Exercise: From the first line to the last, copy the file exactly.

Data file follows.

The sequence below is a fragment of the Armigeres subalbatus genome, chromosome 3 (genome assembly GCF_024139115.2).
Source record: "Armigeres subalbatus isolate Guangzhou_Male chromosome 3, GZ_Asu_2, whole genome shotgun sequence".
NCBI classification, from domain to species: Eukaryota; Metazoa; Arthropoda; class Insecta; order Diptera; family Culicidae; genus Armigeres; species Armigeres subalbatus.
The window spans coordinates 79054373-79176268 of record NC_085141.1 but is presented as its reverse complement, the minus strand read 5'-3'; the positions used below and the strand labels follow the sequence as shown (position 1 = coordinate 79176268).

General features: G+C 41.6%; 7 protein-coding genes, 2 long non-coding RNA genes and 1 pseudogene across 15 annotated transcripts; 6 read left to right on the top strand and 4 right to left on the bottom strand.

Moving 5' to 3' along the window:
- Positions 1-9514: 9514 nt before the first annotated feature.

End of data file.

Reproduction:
The sequence below is a fragment of the Armigeres subalbatus genome, chromosome 3 (genome assembly GCF_024139115.2).
Source record: "Armigeres subalbatus isolate Guangzhou_Male chromosome 3, GZ_Asu_2, whole genome shotgun sequence".
NCBI classification, from domain to species: Eukaryota; Metazoa; Arthropoda; class Insecta; order Diptera; family Culicidae; genus Armigeres; species Armigeres subalbatus.
The window spans coordinates 79054373-79176268 of record NC_085141.1 but is presented as its reverse complement, the minus strand read 5'-3'; the positions used below and the strand labels follow the sequence as shown (position 1 = coordinate 79176268).

General features: G+C 41.6%; 7 protein-coding genes, 2 long non-coding RNA genes and 1 pseudogene across 15 annotated transcripts; 6 read left to right on the top strand and 4 right to left on the bottom strand.

Moving 5' to 3' along the window:
- Positions 1-9514: 9514 nt before the first annotated feature.